Wisconsin Act 180
Assembly Bill 724 became law on March 1st, 2016. Governor Scott Walker signed the bill on February 29th, as discussed in a recent blog post. With the exception of two provisions that will take effect this July, all other provisions were effective as of March 2nd. The new law, Wisconsin Act 180, makes several changes to the worker’s compensation system. These changes only effect injured workers that sustained a traumatic injury on or after March 2nd, 2016. Any individual that sustained a traumatic injury prior to March 2nd, 2016 is NOT subject to the new Act/Law discussed below.
But what do these changes really mean for injured workers?
Overview of Key Changes
These changes, or amendments, cover a range of issues, from a shift in the weekly permanent disability rate, to decreasing the statute of limitations or the time an employee has to report an injury in the workplace, to not recovering benefits when an employee violates an employer’s drug and/or alcohol policy. Below are brief descriptions of the key changes to the worker’s comp system:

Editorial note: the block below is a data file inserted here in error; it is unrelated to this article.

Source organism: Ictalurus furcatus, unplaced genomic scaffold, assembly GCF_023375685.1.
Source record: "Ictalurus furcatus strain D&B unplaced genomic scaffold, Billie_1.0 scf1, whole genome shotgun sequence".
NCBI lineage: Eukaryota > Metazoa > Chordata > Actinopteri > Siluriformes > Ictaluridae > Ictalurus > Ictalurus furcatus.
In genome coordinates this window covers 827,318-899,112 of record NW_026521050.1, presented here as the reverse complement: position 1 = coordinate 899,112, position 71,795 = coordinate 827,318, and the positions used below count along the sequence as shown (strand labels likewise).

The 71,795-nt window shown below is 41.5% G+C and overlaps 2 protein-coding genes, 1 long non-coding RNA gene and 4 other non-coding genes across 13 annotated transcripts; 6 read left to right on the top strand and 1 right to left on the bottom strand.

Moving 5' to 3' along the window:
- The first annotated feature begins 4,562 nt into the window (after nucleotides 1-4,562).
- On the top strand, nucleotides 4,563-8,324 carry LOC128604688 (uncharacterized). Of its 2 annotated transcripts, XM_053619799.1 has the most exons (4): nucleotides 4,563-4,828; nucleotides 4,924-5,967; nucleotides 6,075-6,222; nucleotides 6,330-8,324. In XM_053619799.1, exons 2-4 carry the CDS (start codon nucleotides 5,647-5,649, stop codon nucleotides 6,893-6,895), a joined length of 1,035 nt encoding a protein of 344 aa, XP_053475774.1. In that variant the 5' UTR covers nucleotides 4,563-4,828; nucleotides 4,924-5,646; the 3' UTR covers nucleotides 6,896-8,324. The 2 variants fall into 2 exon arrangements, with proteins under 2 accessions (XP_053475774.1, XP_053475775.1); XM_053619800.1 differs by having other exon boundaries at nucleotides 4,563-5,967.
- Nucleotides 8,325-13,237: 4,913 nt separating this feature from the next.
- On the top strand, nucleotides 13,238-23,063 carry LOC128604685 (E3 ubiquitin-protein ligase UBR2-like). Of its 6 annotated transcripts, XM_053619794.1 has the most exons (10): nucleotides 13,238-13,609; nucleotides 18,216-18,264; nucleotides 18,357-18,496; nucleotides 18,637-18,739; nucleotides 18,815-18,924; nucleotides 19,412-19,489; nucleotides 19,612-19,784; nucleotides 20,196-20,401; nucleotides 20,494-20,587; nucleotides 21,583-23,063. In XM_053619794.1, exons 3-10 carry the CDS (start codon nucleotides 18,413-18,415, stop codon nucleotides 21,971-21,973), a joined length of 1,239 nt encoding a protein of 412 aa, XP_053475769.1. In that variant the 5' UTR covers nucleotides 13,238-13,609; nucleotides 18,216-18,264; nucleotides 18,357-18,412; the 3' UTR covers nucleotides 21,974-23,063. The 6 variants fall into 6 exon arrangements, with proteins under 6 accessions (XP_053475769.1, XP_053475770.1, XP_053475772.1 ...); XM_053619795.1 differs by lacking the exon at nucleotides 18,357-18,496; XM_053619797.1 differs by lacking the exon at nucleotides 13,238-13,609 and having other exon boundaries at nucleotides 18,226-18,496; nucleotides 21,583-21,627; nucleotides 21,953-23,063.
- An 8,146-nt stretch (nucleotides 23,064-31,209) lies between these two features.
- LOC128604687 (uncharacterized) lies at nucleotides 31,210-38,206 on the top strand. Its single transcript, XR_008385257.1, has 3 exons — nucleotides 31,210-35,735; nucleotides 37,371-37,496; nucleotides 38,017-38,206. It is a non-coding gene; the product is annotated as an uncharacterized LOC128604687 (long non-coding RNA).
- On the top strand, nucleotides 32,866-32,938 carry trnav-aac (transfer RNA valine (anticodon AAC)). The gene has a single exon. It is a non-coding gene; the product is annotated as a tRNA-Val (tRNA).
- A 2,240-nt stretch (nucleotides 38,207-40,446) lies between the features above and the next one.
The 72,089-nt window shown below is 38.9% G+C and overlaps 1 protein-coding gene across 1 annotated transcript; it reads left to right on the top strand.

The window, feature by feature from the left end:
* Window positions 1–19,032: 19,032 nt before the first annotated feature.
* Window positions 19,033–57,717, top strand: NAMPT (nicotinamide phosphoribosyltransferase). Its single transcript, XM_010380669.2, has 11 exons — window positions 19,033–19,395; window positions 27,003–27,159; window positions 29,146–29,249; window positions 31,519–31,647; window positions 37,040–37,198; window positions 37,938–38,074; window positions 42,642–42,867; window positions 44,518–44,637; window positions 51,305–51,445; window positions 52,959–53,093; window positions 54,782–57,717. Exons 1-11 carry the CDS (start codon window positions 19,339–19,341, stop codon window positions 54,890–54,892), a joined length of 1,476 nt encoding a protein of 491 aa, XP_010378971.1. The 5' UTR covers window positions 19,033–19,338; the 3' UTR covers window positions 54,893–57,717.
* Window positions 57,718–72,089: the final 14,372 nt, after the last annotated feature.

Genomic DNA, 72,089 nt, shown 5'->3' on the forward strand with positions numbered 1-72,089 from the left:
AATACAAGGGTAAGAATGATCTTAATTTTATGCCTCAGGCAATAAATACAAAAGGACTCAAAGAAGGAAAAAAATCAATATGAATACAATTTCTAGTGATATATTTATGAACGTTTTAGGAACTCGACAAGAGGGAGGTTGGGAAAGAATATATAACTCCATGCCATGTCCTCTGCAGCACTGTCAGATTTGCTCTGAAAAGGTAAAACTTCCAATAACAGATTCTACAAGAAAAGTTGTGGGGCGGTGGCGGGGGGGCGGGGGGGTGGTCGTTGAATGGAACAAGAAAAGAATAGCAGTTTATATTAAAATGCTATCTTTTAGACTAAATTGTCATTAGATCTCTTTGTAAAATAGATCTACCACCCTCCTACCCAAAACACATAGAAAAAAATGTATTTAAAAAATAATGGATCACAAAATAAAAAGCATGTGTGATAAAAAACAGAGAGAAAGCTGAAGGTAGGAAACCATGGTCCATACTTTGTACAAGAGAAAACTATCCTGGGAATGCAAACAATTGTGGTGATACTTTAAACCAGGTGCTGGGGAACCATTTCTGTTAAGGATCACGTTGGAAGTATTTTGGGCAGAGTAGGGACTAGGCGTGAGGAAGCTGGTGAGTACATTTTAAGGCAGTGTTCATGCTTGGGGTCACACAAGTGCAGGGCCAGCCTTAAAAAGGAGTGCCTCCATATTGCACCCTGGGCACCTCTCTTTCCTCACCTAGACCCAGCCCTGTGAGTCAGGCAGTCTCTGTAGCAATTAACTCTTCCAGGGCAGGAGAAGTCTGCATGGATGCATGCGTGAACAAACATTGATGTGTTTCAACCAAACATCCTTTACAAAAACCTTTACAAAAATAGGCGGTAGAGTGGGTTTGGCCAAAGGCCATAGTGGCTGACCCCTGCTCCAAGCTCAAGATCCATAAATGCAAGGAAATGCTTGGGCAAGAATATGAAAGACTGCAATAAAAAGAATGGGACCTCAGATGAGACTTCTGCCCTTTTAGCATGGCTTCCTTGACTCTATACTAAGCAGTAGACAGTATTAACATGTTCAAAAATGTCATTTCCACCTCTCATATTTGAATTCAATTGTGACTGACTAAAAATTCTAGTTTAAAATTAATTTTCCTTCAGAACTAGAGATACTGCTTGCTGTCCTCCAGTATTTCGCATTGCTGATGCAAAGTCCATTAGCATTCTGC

Amendment 3: PPD Rate
The maximum weekly permanent partial disability (PPD) rate will increase $20.00 in 2016 to $342 and $20.00 in 2017 to $362.
Amendment 7: Statute of Limitations
The statute of limitations for traumatic injuries will be reduced from 12 to 6 years.
Amendment 8: PPD Apportionment
An employee who claims a work-related injury shall upon request disclose all previous permanent disabilities or physical impairments, and the records needed to make an apportionment determination.
Amendment 9: Prospective Orders for Retraining
Administrative law judges will have the authority to issue prospective orders for vocational rehabilitation retraining benefits for future courses of instruction or training.
Amendment 19: Discharge or Suspension for Misconduct
Temporary disability will be denied when an employee is released to light duty work and is suspended or terminated due to misconduct.
Amendment 22: Violation of Employer’s Alcohol/Drug Policy
There shall be no recovery of benefits when the employee violates the employer’s drug and/or alcohol policy and where there is direct causation between violation of the drug and/or alcohol policy and the workplace injury.
Be sure to check out our forthcoming blog posts where we will focus in on each of these key changes. If you have any questions about these amendments, please contact us today.